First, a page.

The Mathematics of Soil

Generic image of Wheat growing“If we want to address food and water insecurity, along with the climate, and biodiversity crises that are now playing out, we need to fix soil”, argues John Crawford, Professor in Strategy and Technology Management at the University of Glasgow. John’s interdisciplinary career began in astrophysics before he undertook postdoctoral projects in astronomy, and then moved into life sciences. John became interested in the environmental systems that relate to food and agriculture. Using his background in astrophysics and mathematics, John narrowed his focus to soil: “the mathematics of soil are similar to the mathematics of the universe, except harder – because soil is alive”. He analyses the structure of soil and the microbes, fungi and microorganisms that exist there in a complex architecture that enable air and water to coexist within the soil, giving it the ability to sustain the rest of life on Earth. This nutrient cycle within the soil, including the carbon it uses and stores for energy, supports every living thing on land, including us through agriculture. A question of food, climate, and biodiversity is fundamentally a question of soil.

Agriculture and the Nutrient Cycle

Intensive farming around the world has short-circuited the nutrient cycle in soil and robbed it of vital energy. The way agriculture has developed means that a lot is taken from soil, but we don’t put anything back. This loss of energy in the systems leads to degradation: 40% of the agricultural soils in the world are moderately or severely degraded. John explains that this has significant environmental impacts: “even moderately degraded soil holds on to half as much water as it should and the carbon that should be stored there is now in the atmosphere, contributing to climate change”. Given soil stores more carbon than all the plants, forests, and atmosphere combined, this is significant. Degrading soil also means we need to open up more land to grow food, and agriculture is by far the biggest cause of biodiversity loss. Insecurities around water and food supplies, the climate, and biodiversity are therefore interlinked. To fix one, we have to fix the other.

Global Food Supplies

Over the past couple of years, John has been working with public, private and NGO stakeholders in agriculture, digital technology, and data to find a solution to these interlinked

problems. He says the food system is “broken across the whole value chain”. At one end it degrades the environment and the ecological processes that food production depends on. At the other end, our diets are now the leading cause of chronic disease worldwide. John notes that while technology will play a big role in fixing this cycle going forwards, our dietary choices play a role of equal magnitude. Working with the World Economic Forum under its 100 Million Farmers Platform, John has been focusing on small-holder farmers in parts of the world most effected by climate change. This work helps them transform agriculture and their rural economies, so food production becomes nature-positive, carbon neutral, low input, and more profitable. Crucially, John says that “technology and diet both need to be oriented towards ‘one health’ ”. These whole-system changes lead towards food self-sufficiency, better health and wellbeing, and can reduce the environmental footprint of agriculture – a win win.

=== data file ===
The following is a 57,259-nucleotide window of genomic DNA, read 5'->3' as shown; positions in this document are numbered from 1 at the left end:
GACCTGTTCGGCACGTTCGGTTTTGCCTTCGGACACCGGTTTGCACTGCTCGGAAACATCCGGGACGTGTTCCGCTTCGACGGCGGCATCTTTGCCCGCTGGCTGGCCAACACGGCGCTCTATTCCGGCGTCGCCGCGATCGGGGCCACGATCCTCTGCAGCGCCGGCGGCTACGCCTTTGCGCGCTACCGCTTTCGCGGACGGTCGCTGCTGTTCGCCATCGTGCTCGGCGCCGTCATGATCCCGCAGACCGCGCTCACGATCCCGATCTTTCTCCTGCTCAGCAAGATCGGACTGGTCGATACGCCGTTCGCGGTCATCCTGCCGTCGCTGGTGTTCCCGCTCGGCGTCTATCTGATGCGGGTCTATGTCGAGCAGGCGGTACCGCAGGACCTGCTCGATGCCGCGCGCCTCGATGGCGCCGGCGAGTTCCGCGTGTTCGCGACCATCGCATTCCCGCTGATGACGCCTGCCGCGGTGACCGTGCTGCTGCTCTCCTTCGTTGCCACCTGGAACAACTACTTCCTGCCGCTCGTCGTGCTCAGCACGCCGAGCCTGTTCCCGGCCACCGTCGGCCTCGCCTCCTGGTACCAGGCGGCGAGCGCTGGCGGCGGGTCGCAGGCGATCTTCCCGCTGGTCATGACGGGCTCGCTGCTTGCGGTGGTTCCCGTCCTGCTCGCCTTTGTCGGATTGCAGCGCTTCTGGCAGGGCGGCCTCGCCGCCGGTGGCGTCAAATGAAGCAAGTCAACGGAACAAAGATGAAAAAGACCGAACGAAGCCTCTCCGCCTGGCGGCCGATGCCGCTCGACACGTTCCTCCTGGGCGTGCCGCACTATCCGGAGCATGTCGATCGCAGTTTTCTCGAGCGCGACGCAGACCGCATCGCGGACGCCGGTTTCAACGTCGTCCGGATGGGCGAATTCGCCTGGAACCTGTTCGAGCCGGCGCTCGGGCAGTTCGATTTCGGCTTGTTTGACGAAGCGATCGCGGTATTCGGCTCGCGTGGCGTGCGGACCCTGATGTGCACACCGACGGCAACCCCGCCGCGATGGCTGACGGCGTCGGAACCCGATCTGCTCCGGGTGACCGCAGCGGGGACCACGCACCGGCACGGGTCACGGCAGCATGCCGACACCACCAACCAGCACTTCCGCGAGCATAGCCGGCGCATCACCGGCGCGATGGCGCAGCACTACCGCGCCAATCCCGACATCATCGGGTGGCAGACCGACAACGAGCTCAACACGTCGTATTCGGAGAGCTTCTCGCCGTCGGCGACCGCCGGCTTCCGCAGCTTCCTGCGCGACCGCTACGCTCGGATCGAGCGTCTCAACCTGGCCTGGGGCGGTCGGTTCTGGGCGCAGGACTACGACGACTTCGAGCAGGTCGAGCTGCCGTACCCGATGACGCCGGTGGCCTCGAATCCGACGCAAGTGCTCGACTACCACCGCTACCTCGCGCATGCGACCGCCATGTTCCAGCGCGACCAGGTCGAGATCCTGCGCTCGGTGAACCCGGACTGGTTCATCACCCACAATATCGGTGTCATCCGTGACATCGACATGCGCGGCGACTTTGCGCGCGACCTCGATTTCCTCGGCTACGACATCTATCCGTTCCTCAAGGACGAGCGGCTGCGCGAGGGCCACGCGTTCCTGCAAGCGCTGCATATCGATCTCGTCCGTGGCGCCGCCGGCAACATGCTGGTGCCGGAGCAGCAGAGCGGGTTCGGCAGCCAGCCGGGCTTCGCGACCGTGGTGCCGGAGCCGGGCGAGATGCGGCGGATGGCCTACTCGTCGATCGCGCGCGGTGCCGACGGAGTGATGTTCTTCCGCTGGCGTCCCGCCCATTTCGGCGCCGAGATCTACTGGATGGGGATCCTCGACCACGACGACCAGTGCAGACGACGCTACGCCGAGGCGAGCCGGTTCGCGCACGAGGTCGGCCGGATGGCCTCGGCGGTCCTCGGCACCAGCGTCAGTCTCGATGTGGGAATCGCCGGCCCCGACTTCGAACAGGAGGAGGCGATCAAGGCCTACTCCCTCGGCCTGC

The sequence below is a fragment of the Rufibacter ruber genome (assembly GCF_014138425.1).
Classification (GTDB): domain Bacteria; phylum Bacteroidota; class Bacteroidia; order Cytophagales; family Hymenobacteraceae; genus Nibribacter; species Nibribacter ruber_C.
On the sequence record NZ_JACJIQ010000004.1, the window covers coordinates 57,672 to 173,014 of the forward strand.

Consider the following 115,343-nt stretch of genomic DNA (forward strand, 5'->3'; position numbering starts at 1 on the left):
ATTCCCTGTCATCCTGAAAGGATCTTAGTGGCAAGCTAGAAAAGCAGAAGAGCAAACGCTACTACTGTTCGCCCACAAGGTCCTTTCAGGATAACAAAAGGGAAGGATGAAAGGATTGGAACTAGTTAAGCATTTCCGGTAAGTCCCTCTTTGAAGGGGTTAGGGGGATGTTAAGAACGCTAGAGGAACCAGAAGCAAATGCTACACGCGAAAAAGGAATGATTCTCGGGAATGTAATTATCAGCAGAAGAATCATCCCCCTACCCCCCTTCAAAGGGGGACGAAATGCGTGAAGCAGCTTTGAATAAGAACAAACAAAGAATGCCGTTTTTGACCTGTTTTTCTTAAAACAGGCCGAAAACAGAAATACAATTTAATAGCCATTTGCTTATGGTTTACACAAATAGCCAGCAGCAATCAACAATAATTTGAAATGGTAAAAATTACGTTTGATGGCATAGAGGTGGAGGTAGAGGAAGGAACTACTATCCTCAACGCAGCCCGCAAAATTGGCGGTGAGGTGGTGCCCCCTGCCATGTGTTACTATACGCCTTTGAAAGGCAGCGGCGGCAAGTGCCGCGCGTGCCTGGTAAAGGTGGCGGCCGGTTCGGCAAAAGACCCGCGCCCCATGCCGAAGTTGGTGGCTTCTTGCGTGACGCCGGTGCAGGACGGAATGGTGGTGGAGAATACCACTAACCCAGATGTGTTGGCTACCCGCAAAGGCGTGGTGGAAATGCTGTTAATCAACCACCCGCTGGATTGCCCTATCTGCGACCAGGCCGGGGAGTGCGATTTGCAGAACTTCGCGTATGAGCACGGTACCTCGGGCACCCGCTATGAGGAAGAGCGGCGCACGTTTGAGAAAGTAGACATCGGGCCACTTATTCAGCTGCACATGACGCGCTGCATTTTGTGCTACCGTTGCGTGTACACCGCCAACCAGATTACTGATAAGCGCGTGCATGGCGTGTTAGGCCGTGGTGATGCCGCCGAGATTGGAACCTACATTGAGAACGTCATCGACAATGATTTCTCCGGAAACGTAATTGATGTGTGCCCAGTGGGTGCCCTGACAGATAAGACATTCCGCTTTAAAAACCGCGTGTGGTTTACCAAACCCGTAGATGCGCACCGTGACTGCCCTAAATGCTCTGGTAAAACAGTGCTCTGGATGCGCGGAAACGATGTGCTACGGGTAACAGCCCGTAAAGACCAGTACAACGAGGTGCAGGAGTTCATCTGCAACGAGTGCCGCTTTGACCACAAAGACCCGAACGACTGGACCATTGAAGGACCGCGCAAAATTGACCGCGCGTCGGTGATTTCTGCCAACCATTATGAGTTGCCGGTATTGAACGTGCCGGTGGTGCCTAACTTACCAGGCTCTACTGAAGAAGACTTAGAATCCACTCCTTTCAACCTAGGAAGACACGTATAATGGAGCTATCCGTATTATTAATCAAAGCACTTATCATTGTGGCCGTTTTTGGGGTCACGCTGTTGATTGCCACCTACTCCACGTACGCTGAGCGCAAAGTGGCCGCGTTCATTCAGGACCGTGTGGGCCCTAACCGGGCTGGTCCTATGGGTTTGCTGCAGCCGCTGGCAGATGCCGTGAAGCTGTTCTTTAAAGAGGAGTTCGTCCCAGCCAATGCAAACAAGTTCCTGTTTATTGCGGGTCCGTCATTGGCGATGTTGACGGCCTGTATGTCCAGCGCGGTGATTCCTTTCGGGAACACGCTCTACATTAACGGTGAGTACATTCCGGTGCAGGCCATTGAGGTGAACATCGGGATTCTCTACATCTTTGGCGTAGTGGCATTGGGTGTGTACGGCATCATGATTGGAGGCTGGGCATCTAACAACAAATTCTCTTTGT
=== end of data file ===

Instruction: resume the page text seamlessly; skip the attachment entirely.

Scotland’s Food System

As a local case study, John has been exploring the Scottish food system. Working with stakeholders in Scotland, he has been thinking about how we can transform the Scottish landscape to address the climate and environment crisis, whilst also capitalising on important co-benefits. He established the Scotland Transition Lab, which focuses on food, health, and environment in the south and west of Scotland. The Lab is geared towards creating a more local food system that regenerates the environment, provides a solution to climate change, and creates a healthier diet that people want to eat. With colleagues in medicine at the University of Glasgow who have designed the New Scottish Diet (NSD), John is involved in a project to identify a sustainable pathway for the city of Glasgow called GALLANT. While it does not include food at the present, John hopes to link the Scotland Transition Lab to GALLANT through the NSD. This is something he hopes this Catalyst activity will contribute to. To create a sustainable, appealing Scottish diet that will address food and health inequalities, collaboration is essential.

 

Do you work in the Scottish food industry or have interests in Scottish food history? If you are interested in any of the aspects of food discussed here and would like to be involved in this Catalyst, get in touch by emailing Fraser Rowan at fraser.rowan@glasgow.ac.uk


First published: 5 July 2022